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DCMS to take over Whitehall responsibility for data policy

David Bicknell Published 05 February 2018

Policy shift from Cabinet Office and GDS raises questions over whether a wider shake-up is in play; but insiders suggest no further changes are planned and insist GDS will retain digital government role


The Cabinet Office has indicated that responsibility for data policy and governance will move from itself and the Government Digital Service (GDS) to the Department for Digital, Culture, Media and Sport (DCMS).

However, Whitehall insiders scotched any suggestion that the move heralded a potential wider shake-up of GDS’s structure and remit. A source also ruled out any further policy ‘raid’ by DCMS as well as a suggestion that DCMS could end up taking over broader responsibility for GDS.

“It would not be accurate to suggest that,” Government Computing was told.“No other changes are planned.”

It is understood that a formal announcement of the shift in responsibility for data policy will follow shortly, with Cabinet Office based data policy and governance staff then moving over to DCMS.

A Cabinet Office spokesperson said, "The Cabinet Office and the Department for Digital, Culture, Media and Sport have been looking at how to bring together and further strengthen their work on the use and management of data across government. An announcement will follow in due course."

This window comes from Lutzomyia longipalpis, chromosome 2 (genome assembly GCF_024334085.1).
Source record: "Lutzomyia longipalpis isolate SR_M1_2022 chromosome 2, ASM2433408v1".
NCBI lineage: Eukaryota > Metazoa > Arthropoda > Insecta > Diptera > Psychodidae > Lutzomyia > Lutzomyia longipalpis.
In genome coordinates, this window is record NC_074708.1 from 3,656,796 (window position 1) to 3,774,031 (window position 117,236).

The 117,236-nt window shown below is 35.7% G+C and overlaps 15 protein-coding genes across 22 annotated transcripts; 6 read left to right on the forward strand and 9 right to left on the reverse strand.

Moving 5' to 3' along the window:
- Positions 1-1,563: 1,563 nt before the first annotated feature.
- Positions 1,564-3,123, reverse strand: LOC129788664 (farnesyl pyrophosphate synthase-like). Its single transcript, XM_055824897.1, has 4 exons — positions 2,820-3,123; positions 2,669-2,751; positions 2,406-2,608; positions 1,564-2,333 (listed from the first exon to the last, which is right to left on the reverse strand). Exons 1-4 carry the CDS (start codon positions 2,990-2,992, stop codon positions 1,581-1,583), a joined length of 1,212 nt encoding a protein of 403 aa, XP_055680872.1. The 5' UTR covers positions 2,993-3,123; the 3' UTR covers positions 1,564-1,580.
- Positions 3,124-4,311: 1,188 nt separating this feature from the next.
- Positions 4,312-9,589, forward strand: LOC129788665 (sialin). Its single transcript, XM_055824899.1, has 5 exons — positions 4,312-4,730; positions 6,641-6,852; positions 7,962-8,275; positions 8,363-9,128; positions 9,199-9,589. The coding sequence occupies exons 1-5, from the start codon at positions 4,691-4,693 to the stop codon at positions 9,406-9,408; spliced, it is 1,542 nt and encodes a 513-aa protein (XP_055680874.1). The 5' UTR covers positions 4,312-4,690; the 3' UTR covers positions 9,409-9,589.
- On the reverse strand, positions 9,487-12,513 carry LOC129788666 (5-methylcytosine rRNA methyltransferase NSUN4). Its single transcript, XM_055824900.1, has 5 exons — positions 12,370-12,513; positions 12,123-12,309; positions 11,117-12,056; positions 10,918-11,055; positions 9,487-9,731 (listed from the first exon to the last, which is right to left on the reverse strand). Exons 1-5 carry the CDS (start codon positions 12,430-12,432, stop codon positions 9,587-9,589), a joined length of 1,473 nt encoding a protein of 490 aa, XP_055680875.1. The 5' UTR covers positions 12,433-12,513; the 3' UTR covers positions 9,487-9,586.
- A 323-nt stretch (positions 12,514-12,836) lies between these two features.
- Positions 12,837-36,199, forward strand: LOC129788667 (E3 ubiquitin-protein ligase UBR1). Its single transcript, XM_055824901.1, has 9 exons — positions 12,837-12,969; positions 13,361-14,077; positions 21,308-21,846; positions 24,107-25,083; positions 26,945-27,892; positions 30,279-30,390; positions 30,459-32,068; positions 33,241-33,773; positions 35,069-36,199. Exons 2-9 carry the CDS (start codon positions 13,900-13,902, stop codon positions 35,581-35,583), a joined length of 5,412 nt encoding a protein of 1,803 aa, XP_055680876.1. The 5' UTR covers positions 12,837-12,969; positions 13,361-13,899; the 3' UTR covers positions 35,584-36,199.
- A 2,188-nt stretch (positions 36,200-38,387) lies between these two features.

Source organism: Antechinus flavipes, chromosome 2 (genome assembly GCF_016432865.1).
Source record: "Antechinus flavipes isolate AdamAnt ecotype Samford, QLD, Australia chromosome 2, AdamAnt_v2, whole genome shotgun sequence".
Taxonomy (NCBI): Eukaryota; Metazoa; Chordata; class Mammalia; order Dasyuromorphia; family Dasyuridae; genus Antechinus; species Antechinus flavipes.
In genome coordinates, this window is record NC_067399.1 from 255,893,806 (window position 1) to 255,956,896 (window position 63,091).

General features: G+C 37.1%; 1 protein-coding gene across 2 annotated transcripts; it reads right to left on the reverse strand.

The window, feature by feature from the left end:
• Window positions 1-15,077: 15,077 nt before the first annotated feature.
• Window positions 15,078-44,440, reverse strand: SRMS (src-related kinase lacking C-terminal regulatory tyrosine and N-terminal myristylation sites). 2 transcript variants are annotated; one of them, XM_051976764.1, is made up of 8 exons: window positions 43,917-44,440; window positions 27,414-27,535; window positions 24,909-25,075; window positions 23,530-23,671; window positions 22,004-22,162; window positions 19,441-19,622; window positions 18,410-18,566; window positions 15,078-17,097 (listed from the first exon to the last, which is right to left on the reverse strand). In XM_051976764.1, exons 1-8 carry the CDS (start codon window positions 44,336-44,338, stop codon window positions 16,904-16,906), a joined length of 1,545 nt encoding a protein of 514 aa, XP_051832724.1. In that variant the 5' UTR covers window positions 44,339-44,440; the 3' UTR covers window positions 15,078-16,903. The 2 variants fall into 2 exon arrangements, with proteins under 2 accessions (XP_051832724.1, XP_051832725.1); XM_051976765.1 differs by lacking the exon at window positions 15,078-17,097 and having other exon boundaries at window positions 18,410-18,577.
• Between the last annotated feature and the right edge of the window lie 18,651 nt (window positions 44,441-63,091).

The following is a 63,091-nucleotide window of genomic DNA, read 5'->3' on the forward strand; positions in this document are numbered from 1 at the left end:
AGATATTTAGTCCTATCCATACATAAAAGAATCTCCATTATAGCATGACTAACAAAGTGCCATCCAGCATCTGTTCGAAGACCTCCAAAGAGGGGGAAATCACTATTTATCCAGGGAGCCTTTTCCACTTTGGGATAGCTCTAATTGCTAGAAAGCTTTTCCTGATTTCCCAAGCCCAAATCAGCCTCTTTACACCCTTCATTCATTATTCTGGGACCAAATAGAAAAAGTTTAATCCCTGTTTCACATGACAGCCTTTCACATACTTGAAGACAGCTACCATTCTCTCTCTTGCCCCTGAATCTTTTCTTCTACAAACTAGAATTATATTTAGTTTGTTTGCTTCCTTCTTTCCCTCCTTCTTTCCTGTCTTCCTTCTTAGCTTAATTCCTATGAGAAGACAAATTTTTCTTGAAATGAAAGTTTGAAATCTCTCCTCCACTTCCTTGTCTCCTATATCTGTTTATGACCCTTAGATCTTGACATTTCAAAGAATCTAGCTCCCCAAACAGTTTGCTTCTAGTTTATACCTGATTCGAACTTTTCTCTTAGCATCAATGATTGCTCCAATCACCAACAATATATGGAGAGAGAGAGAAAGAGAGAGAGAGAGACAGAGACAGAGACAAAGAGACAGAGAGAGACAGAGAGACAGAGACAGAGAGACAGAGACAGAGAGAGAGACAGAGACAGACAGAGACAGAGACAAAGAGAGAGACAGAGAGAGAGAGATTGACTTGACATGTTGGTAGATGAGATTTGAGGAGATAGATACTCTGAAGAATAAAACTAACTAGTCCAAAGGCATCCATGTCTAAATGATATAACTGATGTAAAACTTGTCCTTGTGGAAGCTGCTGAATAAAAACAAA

Government sources insisted that GDS continued to play a key role in the digital transformation of Whitehall.

They also played down the significance of the shift in data policy from the Cabinet Office to DCMS, saying portfolios do change across government from time to time, citing the change from the Department for Communities and Local Government (DCLG) taking on housing to become the Ministry of Housing, Communities and Local Government.

There has been a rumour among seasoned Whitehall-watchers for some time that DCMS was keen on taking over the data policy role. Culture Secretary Matt Hancock – a former Cabinet Office minister responsible for digital, data and GDS – apparently “wanted” data policy and governance, as one description put it.

DCMS appeared to be planting its flag on data policy recently with the launch of a tender for analysis and practical research on data portability. The £250,000 contract is for research to assess the potential gains to consumers and the economy of making data across various sectors and applications more easily portable.

In particular, it says, it wants to gain a better understanding of the potential of data portability as a beneficial tool for consumers in a competitive market. DCMS also wants to develop an example of how data portability that works for consumers and businesses might be practically achieved.

DCMS is also driving the creation of the Centre for Data Ethics and Innovation, including the hunt for a leader for the centre. Hancock himself has had a high profile couple of weeks, travelling to the World Economic Forum in Davos and last week launching his own “Matt App.”




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